Is the Government More Open under Obama?

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President Barack Obama promised to make government more open, but it does not appear to be happening.

The number of Freedom of Information Act requests that were denied by the government increased during the first year of his administration.

The Associated Press examined FOIA reports filed by 17 federal agencies.

One of the most commonly used exemptions to the requests allows government to withhold information about internal decision making. Obama has directed agencies to limit the use of that exemption.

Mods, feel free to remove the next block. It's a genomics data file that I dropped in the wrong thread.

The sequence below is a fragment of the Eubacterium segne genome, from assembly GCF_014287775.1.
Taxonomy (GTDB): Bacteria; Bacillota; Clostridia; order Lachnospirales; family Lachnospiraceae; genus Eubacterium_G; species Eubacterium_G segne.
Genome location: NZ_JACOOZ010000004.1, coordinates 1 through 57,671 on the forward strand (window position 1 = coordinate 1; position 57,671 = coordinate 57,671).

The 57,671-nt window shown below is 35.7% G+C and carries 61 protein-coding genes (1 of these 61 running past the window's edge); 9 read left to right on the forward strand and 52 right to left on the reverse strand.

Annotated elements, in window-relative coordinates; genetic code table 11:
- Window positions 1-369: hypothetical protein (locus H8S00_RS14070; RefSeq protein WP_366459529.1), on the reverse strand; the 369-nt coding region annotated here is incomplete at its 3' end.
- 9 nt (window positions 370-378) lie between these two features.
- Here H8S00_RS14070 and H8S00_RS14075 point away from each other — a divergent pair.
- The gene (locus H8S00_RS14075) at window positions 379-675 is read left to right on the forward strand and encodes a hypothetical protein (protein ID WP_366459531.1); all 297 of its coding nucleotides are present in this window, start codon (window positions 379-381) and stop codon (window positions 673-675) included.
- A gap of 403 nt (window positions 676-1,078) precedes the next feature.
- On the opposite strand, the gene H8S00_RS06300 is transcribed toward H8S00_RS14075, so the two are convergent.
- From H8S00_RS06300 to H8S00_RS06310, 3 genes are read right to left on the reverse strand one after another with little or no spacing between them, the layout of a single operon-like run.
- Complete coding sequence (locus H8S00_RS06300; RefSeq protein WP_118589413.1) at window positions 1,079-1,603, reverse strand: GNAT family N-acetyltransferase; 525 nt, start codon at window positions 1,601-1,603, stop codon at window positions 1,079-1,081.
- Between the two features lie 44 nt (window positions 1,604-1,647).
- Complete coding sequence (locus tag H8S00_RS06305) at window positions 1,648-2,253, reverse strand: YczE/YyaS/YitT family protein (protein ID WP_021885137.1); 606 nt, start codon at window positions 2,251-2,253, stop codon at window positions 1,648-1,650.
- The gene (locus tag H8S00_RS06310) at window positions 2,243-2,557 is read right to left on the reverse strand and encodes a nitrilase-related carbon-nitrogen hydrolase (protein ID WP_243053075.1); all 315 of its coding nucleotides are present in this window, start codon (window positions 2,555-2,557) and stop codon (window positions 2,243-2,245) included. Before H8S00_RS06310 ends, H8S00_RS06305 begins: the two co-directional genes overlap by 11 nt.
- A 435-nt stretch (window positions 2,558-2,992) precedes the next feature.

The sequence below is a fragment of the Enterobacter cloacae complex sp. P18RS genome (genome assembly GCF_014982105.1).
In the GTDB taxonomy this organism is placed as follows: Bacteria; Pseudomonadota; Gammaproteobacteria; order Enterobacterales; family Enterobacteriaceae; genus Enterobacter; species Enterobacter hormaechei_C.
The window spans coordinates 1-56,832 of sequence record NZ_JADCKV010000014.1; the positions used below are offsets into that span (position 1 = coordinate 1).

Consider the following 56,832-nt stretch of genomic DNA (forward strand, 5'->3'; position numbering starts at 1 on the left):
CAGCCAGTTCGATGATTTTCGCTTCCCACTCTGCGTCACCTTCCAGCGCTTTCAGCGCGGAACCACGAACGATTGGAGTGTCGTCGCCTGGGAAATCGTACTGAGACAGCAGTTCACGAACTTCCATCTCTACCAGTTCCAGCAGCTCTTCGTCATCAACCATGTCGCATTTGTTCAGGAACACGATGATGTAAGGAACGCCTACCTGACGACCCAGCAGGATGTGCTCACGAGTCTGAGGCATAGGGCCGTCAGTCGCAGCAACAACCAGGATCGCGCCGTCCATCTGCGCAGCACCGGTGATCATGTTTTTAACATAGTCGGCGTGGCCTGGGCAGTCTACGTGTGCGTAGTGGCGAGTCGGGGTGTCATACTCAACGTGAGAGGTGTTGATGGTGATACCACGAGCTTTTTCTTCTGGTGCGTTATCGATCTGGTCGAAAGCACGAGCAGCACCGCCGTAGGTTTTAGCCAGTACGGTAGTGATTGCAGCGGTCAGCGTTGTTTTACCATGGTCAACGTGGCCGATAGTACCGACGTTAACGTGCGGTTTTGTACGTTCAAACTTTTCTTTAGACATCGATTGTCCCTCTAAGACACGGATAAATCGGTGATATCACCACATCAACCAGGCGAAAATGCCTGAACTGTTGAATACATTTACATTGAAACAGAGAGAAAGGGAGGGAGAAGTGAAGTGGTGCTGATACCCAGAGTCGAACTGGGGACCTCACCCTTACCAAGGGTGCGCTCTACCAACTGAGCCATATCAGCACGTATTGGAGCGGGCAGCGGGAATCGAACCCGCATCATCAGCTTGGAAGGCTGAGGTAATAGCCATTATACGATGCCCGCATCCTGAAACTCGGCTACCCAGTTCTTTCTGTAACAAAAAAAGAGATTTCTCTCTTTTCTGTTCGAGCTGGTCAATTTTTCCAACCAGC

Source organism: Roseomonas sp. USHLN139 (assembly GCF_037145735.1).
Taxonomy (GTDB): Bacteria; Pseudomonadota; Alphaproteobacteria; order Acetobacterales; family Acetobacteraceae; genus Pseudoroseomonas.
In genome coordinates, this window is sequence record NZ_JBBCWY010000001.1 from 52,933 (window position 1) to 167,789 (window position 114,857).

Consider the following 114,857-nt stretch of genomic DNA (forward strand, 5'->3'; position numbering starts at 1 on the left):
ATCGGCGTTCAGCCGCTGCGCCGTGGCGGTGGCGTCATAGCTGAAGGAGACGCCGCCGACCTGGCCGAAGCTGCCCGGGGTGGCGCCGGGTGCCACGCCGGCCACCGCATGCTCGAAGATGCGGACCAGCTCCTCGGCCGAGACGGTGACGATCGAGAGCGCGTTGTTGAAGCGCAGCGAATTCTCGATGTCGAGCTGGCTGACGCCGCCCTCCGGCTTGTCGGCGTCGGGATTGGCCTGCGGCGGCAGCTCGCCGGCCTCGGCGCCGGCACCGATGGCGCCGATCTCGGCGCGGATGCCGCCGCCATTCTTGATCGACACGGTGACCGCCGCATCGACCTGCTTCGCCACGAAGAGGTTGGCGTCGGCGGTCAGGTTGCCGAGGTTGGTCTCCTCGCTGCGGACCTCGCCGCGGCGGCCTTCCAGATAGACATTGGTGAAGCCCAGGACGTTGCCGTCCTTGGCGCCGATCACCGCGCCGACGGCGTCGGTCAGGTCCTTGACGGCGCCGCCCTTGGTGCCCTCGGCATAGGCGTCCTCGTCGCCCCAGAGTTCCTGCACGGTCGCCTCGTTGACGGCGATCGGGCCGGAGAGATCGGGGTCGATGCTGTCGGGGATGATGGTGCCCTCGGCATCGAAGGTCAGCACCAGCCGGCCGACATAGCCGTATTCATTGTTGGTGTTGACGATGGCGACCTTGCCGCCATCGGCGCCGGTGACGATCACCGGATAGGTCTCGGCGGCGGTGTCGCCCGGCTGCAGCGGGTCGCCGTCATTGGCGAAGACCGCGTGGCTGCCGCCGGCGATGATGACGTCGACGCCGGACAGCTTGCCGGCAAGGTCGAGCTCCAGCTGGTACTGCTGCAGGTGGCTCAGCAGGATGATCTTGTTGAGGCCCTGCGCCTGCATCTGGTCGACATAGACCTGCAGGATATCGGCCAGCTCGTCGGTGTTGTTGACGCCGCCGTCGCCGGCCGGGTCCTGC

Major agencies cited that exemption at least 70,779 times during the 2009 budget year, which is more than the 47,395 times during former President George W. Bush's final full budget year, according to annual FOIA reports filed by federal agencies.

Other FOIA exemptions include information on national defense and foreign relations, internal agency rules and practices, trade secrets, personal privacy, law enforcement proceedings, supervision of financial institutions, and geological information on wells.

The constant use of FOIA exemptions proves how far the government has to go in fulfilling Obama's promise of openness. He told agencies from the FOIA "which encourages accountability through transparency, is the most prominent expression of a profound national commitment to ensuring an open government."

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